09 September 2009

Zbigniew Brzezinski & Brent Scowcroft: AMERICA AND THE WORLD- CONVERSATIONS ON THE FUTURE OF AMERICAN FOREIGN POLICY (Moderated by David Ignatius)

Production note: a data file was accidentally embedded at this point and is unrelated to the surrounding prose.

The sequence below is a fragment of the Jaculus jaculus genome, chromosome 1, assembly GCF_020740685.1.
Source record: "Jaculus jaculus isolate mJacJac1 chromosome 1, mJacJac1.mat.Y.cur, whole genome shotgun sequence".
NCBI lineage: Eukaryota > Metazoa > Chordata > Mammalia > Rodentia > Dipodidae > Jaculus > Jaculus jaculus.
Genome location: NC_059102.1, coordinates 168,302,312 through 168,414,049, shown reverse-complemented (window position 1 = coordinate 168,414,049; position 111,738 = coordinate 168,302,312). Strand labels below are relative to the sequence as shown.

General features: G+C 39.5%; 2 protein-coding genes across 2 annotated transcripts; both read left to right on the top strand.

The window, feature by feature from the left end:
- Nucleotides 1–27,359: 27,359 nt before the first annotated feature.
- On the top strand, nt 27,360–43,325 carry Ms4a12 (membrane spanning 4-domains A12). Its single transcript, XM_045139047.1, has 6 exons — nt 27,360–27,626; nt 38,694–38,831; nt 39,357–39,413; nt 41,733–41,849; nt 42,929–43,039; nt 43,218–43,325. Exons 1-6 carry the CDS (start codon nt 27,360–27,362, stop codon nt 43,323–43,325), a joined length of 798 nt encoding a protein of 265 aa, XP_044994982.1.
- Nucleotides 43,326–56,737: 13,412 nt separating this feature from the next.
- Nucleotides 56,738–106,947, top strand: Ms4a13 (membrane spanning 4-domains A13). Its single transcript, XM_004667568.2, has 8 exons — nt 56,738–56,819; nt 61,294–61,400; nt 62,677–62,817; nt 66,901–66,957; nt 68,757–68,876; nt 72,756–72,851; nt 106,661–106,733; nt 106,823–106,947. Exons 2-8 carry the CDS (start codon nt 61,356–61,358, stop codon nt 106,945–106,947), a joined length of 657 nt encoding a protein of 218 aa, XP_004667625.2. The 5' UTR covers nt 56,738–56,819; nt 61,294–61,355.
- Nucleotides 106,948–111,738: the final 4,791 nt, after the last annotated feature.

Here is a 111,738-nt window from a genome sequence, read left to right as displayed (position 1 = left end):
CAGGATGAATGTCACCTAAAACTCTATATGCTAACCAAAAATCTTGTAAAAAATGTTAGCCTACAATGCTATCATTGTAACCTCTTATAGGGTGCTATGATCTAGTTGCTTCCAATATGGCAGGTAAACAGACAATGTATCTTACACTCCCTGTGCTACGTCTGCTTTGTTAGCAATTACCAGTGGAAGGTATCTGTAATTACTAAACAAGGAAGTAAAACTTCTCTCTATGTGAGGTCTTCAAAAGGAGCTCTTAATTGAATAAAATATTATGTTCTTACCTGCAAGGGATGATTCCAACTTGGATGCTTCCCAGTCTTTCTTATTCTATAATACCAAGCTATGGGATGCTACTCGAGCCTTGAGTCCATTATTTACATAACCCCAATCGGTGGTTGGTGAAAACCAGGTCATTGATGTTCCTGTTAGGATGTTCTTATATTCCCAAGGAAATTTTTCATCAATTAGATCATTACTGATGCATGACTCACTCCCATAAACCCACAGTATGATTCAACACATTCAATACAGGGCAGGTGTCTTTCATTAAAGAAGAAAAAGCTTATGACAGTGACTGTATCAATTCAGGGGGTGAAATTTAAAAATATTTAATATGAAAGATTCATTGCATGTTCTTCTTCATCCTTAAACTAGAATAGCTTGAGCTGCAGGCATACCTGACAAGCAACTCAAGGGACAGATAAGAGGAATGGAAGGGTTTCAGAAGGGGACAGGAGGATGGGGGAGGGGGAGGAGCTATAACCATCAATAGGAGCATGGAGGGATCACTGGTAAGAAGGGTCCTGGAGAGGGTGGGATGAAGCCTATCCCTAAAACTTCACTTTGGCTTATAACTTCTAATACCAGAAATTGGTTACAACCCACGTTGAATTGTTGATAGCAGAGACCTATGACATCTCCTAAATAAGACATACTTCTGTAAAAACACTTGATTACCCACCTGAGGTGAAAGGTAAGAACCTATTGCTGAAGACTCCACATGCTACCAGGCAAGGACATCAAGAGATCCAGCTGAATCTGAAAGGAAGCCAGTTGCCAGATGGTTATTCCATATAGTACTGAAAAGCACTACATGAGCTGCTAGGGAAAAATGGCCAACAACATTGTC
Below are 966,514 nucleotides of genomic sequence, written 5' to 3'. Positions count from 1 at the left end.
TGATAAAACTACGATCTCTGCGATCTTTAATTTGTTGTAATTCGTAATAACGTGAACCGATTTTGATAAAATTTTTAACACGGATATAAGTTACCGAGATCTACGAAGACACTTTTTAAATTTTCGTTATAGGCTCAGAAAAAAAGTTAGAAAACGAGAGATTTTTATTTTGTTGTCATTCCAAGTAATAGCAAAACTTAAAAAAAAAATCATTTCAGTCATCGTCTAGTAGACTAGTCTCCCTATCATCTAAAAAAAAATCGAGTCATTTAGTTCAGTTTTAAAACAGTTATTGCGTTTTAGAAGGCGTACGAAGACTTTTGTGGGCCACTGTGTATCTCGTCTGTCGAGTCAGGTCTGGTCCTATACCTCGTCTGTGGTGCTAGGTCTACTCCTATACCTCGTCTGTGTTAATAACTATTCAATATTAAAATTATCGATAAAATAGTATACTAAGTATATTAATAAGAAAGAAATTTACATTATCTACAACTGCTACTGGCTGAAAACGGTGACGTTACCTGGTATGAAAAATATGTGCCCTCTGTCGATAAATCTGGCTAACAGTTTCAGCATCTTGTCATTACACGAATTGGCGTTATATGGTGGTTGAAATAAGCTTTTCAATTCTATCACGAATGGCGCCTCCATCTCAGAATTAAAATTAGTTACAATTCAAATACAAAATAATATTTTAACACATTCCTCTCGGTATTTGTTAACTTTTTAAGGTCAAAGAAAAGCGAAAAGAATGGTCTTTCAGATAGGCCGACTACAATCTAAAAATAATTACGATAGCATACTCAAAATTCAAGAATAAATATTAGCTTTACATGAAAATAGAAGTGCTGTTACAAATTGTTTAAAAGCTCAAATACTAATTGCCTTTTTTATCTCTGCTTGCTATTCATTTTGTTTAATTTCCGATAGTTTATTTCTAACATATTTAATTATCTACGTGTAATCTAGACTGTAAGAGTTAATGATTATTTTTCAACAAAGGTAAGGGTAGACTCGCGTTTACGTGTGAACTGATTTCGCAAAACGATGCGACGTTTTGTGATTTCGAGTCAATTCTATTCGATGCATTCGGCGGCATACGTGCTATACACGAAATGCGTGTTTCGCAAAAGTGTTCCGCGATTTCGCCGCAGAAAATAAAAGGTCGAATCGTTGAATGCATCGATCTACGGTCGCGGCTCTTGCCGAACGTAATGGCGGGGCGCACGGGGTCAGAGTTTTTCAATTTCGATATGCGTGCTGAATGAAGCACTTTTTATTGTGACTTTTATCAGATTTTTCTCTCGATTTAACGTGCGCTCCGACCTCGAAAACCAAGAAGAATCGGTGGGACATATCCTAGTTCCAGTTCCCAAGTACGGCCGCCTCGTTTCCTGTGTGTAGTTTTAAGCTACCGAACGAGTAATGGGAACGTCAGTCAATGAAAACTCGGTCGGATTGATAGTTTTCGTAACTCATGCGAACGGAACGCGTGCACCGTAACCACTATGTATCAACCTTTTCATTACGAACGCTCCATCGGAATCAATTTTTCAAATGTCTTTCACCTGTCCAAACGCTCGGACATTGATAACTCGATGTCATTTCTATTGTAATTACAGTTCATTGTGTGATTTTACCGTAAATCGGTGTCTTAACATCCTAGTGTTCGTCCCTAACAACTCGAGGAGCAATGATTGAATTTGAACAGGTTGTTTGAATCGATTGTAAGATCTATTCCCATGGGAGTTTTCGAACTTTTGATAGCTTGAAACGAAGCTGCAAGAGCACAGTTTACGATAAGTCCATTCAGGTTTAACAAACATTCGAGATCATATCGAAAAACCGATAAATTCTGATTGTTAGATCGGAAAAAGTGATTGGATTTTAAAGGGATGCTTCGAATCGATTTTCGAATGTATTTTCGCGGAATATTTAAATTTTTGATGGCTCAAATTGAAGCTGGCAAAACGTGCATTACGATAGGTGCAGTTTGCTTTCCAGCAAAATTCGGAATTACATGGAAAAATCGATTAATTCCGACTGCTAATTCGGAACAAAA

Some might claim--and I don't know that I could really argue with them--that I tend to get stuck in ruts when it comes to reading material (it's unarguably true that I tend to get stuck in ruts under plenty of other circumstances, so I don't know if I'm even inclined to dispute this allegation). For a while there, I was only reading comic books; then only mid-20th century American noir; now, nonfiction books I checked out of the Free Library of Philadelphia (more on that later, by the way). To be fair, this has happened before, and I can account for it to a certain degree: it's not so much that I get stuck in a rut, as I finish a book and then, riding on the mood that it's put me in, select another book very much in the same vein to read next. It's perfectly logical, perfectly natural, but manifests itself in patterns that might appear to be all too unnatural. Anyway: the long and short of it is, I've started reading nonfiction books I found at the library (it's just down the street, now!), and can't say for certain when I'll stop. But you'll be sure to know when I do. Anyway... I must say, having read many nonfiction library books, that America and the World was particularly interesting. It's a series of conversations, moderated by Washington Post veteran reporter David Ignatius (who, it must be said, seems way out of his league [but whom is far closer to being in the right league than I would be, I'll be just as honest about that] in these discussions), between two of the late-Cold War's preeminent strategists. Former National Security Advisers Zbigniew Brzezinksi (Carter presidency...and we'll just call him Zbig from here on out) and Brent Scowcroft (George H.W. Bush [that's the first one] presidency) ostensibly approach the problems posed by Ignatius (and these problems touch on just about every continent's travails except Antarctica...and, to be honest, a fair portion of oft-forgotten Africa) from different ends of the political spectrum, but neither demonstrates the willful ignorance of fact that both major party platforms seem to generate among the political faithful. As a liberal progressive/social democrat myself, I expected to find myself agreeing with the Democrat Zbig far more than I did--but honestly, Scowcroft's arguments occasionally carried the day (largely because they're completely unreflective of the current state of diplomatic discourse in the Republican Party. More Scowcroft's, and the GOP might actually start presenting us with a legitimate alternative to wishy-washy Democratic foreign policy prescriptions). Most shocking of all, though, was how often the two alleged adversaries wound up agreeing, or dissenting in minor detail only. Simply because it's a reflection of the most thoughtful bipartisan discussion of foreign policy I've encountered in quite some time (and because it didn't devolve into the same manner of excessive parenthesization as this entry), I'm going to hand out an A for this one. Nice work, gentlemen.

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